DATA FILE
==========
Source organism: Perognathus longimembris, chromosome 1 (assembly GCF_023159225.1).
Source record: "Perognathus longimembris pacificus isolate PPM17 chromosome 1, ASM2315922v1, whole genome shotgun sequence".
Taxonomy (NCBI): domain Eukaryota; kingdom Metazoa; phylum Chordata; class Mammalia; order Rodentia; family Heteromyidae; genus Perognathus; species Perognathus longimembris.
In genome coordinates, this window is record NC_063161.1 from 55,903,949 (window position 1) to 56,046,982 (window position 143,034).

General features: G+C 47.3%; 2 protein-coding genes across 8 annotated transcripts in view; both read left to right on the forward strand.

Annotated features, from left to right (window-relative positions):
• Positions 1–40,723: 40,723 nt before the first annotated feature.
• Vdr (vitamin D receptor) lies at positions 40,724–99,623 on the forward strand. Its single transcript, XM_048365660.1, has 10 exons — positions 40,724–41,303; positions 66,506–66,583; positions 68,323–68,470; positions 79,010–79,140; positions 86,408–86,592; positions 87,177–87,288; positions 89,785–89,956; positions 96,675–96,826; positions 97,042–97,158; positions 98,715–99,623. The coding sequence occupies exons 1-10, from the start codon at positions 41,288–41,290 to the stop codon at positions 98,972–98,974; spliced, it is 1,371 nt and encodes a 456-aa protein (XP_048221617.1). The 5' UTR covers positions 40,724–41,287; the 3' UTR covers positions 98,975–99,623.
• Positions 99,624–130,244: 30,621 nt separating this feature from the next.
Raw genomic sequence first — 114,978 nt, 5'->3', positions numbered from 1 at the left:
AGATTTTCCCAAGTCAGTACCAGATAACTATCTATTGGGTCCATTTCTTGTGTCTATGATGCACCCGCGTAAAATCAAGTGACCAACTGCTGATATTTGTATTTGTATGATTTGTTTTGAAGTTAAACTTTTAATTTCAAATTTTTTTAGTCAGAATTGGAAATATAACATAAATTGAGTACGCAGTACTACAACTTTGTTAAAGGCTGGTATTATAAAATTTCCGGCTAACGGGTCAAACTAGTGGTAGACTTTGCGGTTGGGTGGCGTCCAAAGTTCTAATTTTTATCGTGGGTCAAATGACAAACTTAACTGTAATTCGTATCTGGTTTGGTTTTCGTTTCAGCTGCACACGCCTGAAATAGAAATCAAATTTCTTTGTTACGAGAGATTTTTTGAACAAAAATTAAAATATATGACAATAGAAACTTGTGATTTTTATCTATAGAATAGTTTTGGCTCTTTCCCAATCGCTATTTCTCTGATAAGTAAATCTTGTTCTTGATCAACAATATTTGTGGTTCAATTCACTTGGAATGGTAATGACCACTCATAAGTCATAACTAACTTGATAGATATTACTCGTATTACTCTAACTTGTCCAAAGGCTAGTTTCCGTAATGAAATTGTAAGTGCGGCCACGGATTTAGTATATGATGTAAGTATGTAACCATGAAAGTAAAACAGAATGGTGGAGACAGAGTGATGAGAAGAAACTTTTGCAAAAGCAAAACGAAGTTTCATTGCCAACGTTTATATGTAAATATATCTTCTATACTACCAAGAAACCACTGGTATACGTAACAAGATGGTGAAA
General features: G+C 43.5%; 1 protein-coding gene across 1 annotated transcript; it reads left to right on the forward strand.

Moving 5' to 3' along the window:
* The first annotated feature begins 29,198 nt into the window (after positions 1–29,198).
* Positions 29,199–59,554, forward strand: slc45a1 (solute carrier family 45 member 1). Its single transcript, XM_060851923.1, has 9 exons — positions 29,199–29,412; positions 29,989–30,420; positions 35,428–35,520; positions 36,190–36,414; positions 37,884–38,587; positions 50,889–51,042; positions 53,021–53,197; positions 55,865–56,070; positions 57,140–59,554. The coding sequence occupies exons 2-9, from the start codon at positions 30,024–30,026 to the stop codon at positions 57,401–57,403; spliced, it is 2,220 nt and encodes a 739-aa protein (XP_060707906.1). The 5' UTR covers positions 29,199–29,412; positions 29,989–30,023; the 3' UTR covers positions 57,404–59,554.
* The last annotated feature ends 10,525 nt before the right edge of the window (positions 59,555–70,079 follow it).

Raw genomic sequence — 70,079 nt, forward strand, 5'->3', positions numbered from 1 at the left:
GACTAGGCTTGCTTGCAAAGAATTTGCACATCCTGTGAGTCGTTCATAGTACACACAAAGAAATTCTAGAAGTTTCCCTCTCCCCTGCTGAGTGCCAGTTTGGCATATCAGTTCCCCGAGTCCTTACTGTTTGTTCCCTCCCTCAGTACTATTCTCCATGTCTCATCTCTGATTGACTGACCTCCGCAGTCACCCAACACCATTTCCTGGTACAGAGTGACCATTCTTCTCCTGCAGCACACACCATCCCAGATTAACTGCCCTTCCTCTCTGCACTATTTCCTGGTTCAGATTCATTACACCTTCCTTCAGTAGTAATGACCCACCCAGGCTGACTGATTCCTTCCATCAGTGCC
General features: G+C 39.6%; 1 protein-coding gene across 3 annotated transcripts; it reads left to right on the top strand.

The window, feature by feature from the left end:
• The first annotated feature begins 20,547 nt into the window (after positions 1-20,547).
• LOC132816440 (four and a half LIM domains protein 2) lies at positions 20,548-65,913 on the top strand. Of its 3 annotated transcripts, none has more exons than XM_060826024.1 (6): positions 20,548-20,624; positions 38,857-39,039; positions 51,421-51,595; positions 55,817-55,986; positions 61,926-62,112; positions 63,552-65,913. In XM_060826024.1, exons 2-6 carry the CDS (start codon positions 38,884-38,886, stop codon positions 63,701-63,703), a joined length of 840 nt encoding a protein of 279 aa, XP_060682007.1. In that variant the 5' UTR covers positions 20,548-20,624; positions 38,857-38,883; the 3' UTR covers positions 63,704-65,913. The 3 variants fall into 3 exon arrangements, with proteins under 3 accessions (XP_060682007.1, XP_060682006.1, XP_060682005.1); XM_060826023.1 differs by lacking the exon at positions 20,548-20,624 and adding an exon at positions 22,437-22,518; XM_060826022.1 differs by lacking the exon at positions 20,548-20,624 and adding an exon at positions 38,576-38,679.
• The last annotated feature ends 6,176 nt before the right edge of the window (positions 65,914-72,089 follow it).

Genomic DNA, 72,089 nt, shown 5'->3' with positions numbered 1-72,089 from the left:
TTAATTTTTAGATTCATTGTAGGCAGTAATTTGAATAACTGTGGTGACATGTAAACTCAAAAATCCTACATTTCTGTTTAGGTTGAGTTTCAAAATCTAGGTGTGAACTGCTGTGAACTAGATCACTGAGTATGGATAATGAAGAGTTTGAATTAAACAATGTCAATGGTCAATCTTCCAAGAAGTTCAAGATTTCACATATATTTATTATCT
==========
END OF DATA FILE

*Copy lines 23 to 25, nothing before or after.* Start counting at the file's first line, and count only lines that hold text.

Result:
• The last annotated feature ends 6,176 nt before the right edge of the window (positions 65,914-72,089 follow it).

Genomic DNA, 72,089 nt, shown 5'->3' with positions numbered 1-72,089 from the left:
TTAATTTTTAGATTCATTGTAGGCAGTAATTTGAATAACTGTGGTGACATGTAAACTCAAAAATCCTACATTTCTGTTTAGGTTGAGTTTCAAAATCTAGGTGTGAACTGCTGTGAACTAGATCACTGAGTATGGATAATGAAGAGTTTGAATTAAACAATGTCAATGGTCAATCTTCCAAGAAGTTCAAGATTTCACATATATTTATTATCT